Casey's Comeback

4 min read
Casey's Comeback

Casey's Comeback


Casey's Comeback

Kim Miller
Equestrian writer | May 15, 2020

Casey has always been as compliant as he is colorful. That's why his owner, Sharon Snyder, figured it was her fault when the 8-year-old leopard Appaloosa was reluctant to pick up the right-lead lope one day last September.

 Having cleaned up at the Appaloosa Horse Club Nationals in early July, they were preparing for The ApHC World Show in November. Sharon downplays her own riding abilities, but with Casey's talents and temperament, says, "We really had a good chance at winning events in our division."

 Ascribing the loping incident to pilot error and never having had a soundness issue with Casey before, Sharon gave it little thought. But the next day while schooling trail obstacles, an odd sensation occurred when Casey stepped over poles. "Does he look funny to you?" trainer Dale Sullens asked Sharon.

 He did.

 "It was like he was hesitating to put his foot back down after it crossed the pole," Sharon explains. While he wasn't noticeably lame, trainer and owner agreed something was amiss. Two months of diagnostic testing eventually determined a right hind suspensory strain, compounded by scar tissue.

 

Surgery Instead of the Big Show

Instead of the Appaloosa World Show in November, it was surgery in December to address the built-up scar tissue. "It was devastating," says Sharon, who lives in the Fort Worth, Texas area.

 In hindsight, Sharon is sure that the strain occurred back in July of 2019. The multi-talented Casey was competing in Hunter division jumping classes, which he swept even though his best divisions are Trail and Western Pleasure. Sharon regrets not recognizing the issue right away, but credits herself with making a smart decision when stall rest was prescribed: purchasing ComfortStall Sealed Orthopedic flooring for Casey at her home barn.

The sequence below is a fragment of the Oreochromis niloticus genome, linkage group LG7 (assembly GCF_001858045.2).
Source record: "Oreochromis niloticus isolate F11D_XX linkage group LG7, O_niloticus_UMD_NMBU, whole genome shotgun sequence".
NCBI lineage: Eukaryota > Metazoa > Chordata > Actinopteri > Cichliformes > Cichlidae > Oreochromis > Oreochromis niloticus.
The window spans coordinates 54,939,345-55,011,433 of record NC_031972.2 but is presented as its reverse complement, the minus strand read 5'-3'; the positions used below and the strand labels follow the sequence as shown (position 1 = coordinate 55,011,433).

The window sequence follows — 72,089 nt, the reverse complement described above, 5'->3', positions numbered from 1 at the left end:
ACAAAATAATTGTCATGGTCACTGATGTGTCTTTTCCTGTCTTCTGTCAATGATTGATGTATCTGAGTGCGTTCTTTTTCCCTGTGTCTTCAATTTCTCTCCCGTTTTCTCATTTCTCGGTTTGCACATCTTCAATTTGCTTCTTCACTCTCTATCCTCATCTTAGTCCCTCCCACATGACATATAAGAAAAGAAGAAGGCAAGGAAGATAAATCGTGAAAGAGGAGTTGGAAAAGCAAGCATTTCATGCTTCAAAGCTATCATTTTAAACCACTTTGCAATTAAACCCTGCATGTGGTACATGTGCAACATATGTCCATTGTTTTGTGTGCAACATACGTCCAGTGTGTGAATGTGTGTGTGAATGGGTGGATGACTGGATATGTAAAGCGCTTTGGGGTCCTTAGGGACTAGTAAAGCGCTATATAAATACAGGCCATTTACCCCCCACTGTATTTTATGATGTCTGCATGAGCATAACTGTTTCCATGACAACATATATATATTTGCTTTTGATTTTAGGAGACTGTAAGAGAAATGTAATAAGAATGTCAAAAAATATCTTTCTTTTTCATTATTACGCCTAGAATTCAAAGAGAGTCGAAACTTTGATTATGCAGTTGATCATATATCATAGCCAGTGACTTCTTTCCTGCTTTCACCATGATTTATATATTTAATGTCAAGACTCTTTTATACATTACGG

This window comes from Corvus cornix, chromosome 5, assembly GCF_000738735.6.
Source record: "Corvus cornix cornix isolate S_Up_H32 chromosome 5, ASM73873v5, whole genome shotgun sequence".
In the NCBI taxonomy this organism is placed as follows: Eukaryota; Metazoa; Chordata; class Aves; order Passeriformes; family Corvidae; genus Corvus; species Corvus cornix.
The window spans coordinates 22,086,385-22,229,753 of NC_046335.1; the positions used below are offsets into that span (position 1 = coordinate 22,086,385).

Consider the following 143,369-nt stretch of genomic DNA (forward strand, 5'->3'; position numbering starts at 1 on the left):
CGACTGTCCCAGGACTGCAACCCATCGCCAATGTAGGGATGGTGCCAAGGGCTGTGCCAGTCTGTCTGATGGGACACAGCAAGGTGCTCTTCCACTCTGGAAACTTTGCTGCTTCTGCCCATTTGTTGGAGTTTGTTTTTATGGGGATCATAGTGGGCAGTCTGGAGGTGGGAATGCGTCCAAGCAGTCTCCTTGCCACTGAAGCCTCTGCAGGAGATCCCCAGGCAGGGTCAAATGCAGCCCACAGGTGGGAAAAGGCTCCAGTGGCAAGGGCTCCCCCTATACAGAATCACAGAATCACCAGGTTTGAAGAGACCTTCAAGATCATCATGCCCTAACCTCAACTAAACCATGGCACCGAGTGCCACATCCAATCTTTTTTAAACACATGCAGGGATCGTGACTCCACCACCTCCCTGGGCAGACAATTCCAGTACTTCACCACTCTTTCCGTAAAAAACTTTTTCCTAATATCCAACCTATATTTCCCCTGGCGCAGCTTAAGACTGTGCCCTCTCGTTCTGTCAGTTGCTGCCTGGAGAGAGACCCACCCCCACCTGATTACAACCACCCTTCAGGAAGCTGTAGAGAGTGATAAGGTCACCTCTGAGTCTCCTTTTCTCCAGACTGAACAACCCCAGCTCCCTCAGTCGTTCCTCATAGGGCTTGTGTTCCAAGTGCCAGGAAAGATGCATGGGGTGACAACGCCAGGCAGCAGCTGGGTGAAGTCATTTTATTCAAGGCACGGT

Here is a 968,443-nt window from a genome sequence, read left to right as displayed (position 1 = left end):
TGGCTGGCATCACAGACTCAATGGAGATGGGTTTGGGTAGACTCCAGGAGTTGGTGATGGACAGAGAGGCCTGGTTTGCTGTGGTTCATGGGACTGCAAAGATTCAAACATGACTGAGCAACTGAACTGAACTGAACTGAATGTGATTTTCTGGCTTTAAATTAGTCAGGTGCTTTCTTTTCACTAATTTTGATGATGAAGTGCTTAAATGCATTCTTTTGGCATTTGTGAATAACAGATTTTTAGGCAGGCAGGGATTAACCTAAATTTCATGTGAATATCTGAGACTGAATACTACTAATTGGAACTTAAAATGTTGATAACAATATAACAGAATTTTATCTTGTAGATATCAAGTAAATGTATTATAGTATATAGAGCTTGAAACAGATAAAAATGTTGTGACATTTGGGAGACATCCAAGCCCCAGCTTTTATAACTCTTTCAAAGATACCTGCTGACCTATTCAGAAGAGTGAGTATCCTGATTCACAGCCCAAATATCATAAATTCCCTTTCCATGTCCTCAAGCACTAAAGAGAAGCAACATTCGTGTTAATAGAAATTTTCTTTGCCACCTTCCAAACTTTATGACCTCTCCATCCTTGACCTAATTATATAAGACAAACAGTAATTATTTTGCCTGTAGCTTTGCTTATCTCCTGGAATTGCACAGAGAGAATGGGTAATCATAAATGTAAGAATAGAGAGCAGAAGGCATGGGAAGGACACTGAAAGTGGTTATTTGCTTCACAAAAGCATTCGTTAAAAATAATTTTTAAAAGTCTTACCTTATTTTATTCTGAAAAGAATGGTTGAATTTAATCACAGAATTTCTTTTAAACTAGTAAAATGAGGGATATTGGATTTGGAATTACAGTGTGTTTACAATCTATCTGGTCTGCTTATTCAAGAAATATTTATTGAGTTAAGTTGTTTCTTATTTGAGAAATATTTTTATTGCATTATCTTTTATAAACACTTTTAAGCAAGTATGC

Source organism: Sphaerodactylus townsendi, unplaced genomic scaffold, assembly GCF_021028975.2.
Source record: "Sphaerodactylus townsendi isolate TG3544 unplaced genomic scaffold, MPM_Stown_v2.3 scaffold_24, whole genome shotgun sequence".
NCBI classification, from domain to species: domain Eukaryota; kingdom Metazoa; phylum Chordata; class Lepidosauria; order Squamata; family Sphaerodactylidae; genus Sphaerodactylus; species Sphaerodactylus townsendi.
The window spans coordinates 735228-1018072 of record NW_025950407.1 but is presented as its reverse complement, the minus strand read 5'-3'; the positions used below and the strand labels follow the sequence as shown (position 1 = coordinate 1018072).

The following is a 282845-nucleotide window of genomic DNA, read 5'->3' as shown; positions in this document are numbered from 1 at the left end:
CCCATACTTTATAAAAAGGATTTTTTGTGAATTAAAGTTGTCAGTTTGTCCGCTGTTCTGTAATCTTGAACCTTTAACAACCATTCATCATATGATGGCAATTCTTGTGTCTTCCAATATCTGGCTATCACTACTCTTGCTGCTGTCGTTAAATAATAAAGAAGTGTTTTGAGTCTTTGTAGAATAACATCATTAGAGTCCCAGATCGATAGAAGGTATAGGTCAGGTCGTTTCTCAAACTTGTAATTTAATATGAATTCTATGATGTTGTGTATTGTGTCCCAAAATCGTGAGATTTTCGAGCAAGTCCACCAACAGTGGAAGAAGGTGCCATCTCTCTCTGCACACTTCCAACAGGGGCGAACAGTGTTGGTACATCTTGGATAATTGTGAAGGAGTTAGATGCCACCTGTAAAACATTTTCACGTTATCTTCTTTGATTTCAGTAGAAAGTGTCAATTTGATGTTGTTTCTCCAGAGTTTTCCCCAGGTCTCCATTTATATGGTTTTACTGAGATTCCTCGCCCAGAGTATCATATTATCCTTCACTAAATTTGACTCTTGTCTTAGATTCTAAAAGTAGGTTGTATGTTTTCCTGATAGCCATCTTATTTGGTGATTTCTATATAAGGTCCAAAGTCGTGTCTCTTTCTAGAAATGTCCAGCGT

To prevent further injury, Casey's veterinarian wanted to limit his movement during stall rest while a diagnosis was sought. Sharon chose her barn's smallest stall, a 12' by 15', for the ComfortStall installation.

 "I really feel like that went a long way in keeping the pressure off his leg while we awaited a diagnosis," Sharon explains. ComfortStall's layer of proprietary foam provides cushion, energy return and a comfortable, safe place for the horse.

 "I believe it really helped him not injure himself any further because he was constantly in a comfortable place. He was never on hard ground and he never had to move shavings around to get comfortable. Everything was perfect with that flooring."

Stability & Give

Like a gymnasium mat with its balance of stability and give, the ComfortStall surface requires the horse to make tiny muscle movements to adjust his balance while standing. In physical therapy terms, that's called "proprioception" and it's considered crucial to muscle and joint recovery in people and horses--whether from injuries like Casey's or the normal wear and tear of exercise. Sharon thinks this benefit ensured that Casey went into his eventual surgery stronger, enabling him to come out of it stronger, too.

 After his December surgery by Cameron Stoudt, DVM, and his regular vet, Josh Darnell, DVM, Casey had three months of rehab with equine therapist Sherry Johnson, DVM. Sharon is grateful to this team at LeMesa Equine Lameness Center in Pilot Point, Texas, and Equine Sports Medicine and Rehabilitation in Whitesboro, Texas.

I know the combination of the veterinarians, staff and ComfortStall all made a difference in his recovery!" 

by Sharon Snyder

A Stand Out Horse

Casey isn't Sharon's only show steed. She loves them all, but he stands out among them. Registered as Hunting The Bar, Casey is by the famous Appaloosa sire, Zippo's Scotch Bar. His dam is What A Dandy Hunter, who is by the world famous ApHC sire, The Hunter. It's a pedigree that inspired Sharon to sweet talk Casey's previous owner into parting with the then 4-year-old, who wasn't for sale at the time. He's grown into every dream Sharon had for him.

 "I'm not that good," says the amateur competitor of her riding skills. She attributes all of their Trail and Western Pleasure wins to Casey and her trainer's help. Dropping out of last year's Worlds was a heartbreaker, she acknowledges. But Casey is young, back in work and regaining his form and fitness every day. Once the horse show circuit can resume, Sharon is confident of loping right back onto the path towards their Appaloosa World Show dream. "I know the combination of the veterinarians, staff and ComfortStall all made a difference in his recovery!" 


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